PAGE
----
Productivity is a difficult thing to define and to manage. It is very easy to get carried away with optimising your life around being productive - I have fallen into this trap a lot. It is one thing to be organised and manage to achieve and accomplish projects, and to take pride and interest in the tools you use to do that, and another to become obsessed with the act of doing things itself, to optimise that, to get better and better primarily at getting things done, rather than at the things themselves.
Links and resources #
- A nice article by Aaron Swartz about how productivity is more about optimising the types of tasks worked on during time slots with differing quality (focussed vs. unfocussed, stressed vs. unstressed, etc) than maximising the amount of time you have.
- Creator of TypeSense, which looks like a potentially interesting search tool for the digital garden once it gets big, about the unreasonable effectiveness of just showing up every day and doing a little bit of work.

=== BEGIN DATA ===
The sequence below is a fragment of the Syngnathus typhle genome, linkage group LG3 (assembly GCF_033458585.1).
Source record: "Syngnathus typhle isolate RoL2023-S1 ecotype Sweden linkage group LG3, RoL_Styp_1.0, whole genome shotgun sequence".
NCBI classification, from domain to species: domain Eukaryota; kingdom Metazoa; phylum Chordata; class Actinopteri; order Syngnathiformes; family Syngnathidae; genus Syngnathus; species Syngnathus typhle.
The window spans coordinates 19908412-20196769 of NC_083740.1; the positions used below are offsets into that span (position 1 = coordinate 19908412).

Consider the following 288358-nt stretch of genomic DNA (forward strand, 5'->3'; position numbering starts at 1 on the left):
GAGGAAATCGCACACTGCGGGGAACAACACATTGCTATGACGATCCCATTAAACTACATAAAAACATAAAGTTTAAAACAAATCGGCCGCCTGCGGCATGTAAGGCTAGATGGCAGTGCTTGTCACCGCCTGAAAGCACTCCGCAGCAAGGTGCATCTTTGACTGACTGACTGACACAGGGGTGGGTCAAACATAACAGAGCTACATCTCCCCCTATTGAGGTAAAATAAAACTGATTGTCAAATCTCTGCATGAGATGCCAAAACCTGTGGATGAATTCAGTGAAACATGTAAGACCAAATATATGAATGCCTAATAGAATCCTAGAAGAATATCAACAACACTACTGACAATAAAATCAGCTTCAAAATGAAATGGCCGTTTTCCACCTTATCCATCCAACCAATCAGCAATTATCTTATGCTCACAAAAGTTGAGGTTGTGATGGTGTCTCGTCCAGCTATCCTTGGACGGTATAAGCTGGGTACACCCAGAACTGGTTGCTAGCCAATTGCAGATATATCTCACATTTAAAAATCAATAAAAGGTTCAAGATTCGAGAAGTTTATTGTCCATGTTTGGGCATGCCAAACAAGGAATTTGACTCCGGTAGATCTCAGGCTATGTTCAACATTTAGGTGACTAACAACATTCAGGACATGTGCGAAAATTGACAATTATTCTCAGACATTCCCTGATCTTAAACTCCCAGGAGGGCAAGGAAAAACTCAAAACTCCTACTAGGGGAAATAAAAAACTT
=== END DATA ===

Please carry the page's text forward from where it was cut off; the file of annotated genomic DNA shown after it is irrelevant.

- An article in Wired about how the pressure of GTD could be related to that all-too-human universal fear: of death.
- An interesting take by Justin Dirose on the limits of current productivity tools and the more universal, human needs a new generation of tools will need to address. Resonated with me quite a lot this piece.
- Some great tips here from Tony Ballantyne.
- A classic post on implementing GTD in emacs.
- Taskwarrior, a nice command-line app for handling tasks.
- Another post about how the first step to doing things is admitting time is finite and you’re not going to do everything you want to do.
- A reminder that “productivity is an ableist construct”.
- Marvin, a personal productivity app.
- Emery, another one.
- xit, a plain-text file format for todo lists and such.
- Akiflow, another interesting-looking todo/calendar hybrid thing.
- General Task, another one.